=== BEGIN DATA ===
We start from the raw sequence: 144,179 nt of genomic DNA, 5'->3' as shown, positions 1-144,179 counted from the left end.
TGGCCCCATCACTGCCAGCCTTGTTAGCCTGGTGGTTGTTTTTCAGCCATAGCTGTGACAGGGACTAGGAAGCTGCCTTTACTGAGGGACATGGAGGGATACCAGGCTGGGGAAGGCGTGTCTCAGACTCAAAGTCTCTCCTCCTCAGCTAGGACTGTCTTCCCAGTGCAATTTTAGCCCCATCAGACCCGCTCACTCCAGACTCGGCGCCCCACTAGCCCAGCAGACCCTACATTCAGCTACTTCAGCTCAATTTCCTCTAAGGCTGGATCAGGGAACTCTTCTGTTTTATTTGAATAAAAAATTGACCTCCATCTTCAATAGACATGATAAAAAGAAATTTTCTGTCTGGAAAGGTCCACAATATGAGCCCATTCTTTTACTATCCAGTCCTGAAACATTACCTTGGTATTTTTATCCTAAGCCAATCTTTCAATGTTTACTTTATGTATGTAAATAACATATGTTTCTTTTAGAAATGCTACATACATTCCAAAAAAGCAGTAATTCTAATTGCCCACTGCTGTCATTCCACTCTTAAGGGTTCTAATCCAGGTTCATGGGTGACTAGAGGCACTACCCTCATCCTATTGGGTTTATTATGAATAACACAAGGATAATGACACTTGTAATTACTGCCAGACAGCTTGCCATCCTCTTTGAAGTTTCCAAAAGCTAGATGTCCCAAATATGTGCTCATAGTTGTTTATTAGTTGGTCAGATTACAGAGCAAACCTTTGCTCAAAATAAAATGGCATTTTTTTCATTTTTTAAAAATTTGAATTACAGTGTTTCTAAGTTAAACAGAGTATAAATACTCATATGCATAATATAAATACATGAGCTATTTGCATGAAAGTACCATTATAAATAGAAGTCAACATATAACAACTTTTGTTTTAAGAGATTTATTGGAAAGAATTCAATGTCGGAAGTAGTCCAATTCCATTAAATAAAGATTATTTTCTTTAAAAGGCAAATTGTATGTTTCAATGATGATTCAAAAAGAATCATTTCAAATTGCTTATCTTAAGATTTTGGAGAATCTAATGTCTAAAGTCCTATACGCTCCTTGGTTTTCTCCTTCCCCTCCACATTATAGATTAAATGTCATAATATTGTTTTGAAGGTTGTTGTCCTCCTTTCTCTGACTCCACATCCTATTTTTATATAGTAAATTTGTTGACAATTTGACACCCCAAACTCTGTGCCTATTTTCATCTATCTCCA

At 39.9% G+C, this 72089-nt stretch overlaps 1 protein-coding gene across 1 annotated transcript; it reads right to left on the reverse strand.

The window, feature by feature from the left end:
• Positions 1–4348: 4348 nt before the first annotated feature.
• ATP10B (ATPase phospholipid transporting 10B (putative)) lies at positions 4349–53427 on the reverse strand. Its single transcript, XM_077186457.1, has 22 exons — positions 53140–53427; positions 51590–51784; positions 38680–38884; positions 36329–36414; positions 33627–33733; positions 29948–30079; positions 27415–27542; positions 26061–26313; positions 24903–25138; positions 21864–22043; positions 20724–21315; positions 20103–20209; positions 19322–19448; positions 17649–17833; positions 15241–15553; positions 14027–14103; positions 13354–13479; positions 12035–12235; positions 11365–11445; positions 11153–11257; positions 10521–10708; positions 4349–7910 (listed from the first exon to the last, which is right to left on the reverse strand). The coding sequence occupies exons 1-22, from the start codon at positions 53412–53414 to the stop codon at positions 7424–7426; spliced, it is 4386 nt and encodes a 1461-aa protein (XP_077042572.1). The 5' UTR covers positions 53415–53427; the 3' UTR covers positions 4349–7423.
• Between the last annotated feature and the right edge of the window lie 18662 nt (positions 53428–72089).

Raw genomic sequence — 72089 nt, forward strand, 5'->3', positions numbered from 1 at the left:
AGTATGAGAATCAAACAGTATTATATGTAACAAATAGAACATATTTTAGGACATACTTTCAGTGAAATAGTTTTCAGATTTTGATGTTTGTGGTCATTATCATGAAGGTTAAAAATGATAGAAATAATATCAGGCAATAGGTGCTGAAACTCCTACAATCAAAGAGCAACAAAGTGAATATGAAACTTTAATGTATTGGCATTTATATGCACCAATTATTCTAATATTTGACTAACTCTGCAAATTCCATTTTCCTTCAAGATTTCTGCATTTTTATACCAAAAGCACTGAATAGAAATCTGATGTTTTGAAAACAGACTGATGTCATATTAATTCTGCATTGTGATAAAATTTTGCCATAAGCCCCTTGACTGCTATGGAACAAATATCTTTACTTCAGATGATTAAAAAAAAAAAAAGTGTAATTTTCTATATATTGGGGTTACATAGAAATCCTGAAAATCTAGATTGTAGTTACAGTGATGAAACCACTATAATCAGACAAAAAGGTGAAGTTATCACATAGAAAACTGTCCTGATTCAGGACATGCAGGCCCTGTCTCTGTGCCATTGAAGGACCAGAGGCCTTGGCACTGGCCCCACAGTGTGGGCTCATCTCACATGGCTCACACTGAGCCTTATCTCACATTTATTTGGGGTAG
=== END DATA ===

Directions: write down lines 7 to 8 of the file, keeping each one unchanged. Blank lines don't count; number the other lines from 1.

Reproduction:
• Between the last annotated feature and the right edge of the window lie 18662 nt (positions 53428–72089).

Raw genomic sequence — 72089 nt, forward strand, 5'->3', positions numbered from 1 at the left: